Q. What was the situation, prior to that, in Carpatho- Russia?

A. Until that time the position was not bad, relatively, except for a section of the border where they began the evacuation a little earlier, but we did not see anything exceptional in this, since, with the approach of the Russian army, we thought that the citizens - and first and foremost the Jews - were afraid and therefore these people were moved away from the border.

Q. These events that you described - were they at the beginning of March, 1944?

A. Yes.

Presiding Judge: What did you want to add?

Witness Foeldi: I wanted to make three additional remarks.

Presiding Judge: Please make them briefly since, generally speaking, we do not allow this.

Witness Foeldi: Yes, I understand the position, but in order to complete the picture, the first question, which, in fact, Your Honour the Presiding Judge, has already asked, relates to the fact that the Russian army was on the border - 100 kilometres from Uzhgorod, and this affected the morale. We listened practically every day to the Czech radio which kept on saying: "Stand firm, we are 100 kilometres away." We thought that the Russians were likely to enter our zone any morning. That is the first remark.

The second remark: Perhaps the question of revolt can be raised.

Presiding Judge: We have already heard about that.

Witness Foeldi: I merely wanted to add that in the ghetto there were no youths and no men - there were only old people, above the age of 48 and so on.

My final remark: In connection with the committee whose function it was to preserve order, as I stated, I related that in the course of the evacuation, whether intentionally or not, it was carried out in certain places in such great haste that people arrived at the ghetto without any personal effects, and the Council had to take care of them with the result that when fresh transports entered the ghetto, for instance in the evening, people fell upon them and deprived them of all kinds of things which they needed for their children and themselves. And it was for this reason that it was necessary to keep order and also see to the fair distribution of food.

Presiding Judge: Thank you very much, Dr. Foeldi, you have concluded your testimony.

State Attorney Bach: We shall still have time for the evidence of Ze'ev Sapir.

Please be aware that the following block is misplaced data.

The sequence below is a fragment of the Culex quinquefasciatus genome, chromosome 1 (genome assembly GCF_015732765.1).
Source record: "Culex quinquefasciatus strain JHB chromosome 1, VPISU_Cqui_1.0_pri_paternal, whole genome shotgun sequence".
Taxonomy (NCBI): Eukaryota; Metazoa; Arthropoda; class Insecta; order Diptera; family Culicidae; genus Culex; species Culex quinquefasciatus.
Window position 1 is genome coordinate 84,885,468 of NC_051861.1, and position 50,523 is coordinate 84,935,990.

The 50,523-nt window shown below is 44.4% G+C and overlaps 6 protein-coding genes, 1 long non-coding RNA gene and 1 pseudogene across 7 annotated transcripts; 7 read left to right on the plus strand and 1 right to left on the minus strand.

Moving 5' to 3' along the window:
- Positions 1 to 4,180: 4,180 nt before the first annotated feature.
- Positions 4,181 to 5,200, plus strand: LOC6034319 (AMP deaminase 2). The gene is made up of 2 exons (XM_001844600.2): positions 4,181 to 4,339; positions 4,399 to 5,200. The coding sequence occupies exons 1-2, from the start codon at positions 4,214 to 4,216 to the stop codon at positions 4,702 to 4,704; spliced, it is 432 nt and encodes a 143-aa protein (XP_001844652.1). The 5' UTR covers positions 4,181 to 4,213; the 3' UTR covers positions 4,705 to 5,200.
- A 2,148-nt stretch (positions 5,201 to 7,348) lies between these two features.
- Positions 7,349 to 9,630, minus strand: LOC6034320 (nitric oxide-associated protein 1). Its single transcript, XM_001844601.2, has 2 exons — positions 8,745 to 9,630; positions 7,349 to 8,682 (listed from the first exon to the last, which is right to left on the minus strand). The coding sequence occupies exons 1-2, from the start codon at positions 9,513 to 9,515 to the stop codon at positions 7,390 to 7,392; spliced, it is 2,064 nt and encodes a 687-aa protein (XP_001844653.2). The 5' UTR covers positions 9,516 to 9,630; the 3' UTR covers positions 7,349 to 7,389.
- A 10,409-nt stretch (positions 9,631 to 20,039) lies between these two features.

Presiding Judge: [To witness] Do you speak Hebrew?

Witness Sapir: Yes.

[The witness is sworn.]

Presiding Judge: What is your full name?

Witness: Ze'ev Sapir.

State Attorney Bach: Where were you born, Mr. Sapir?

Witness Sapir: I was born in the village of Dobradovo, near the town of Munkacs, in Carpatho-Russia.

Q. How old were you when the Germans entered Hungary in March 1944?

A. 20 years old.

Q. Do you remember when you and your family were confined to the ghetto?

A. Yes.

Presiding Judge: When did the Germans arrive there?

Witness Sapir: The Germans occupied our zone on 19 or 20 March 1944, I do not remember the exact day.

State Attorney Bach: At that time did your zone belong to Hungary?

Witness Sapir: Yes - from 1939 to 1944, that date I mentioned, our zone was annexed to Hungary. I well remember the day on which we were all brought - my family and I and the members of our community, all of us - into the ghetto of Munkacs; it was on 17 April 1944.

Q. How many were there in the ghetto?

A. In the ghetto we entered - it was actually a brickyard in the name of Kalush in the town of Munkacs - we were some 14,000 people. Apart from this ghetto, there was another one in the same town, the ghetto of Sajovits - I do not remember the number who were kept there.

Q. Before this, were you living in the town itself or in a townlet or in a smaller place?

A. On 17 April the Hungarian gendarmerie came to our village and also to adjoining villages, and we were brought in on the same day, 17 April, reaching the ghetto towards evening.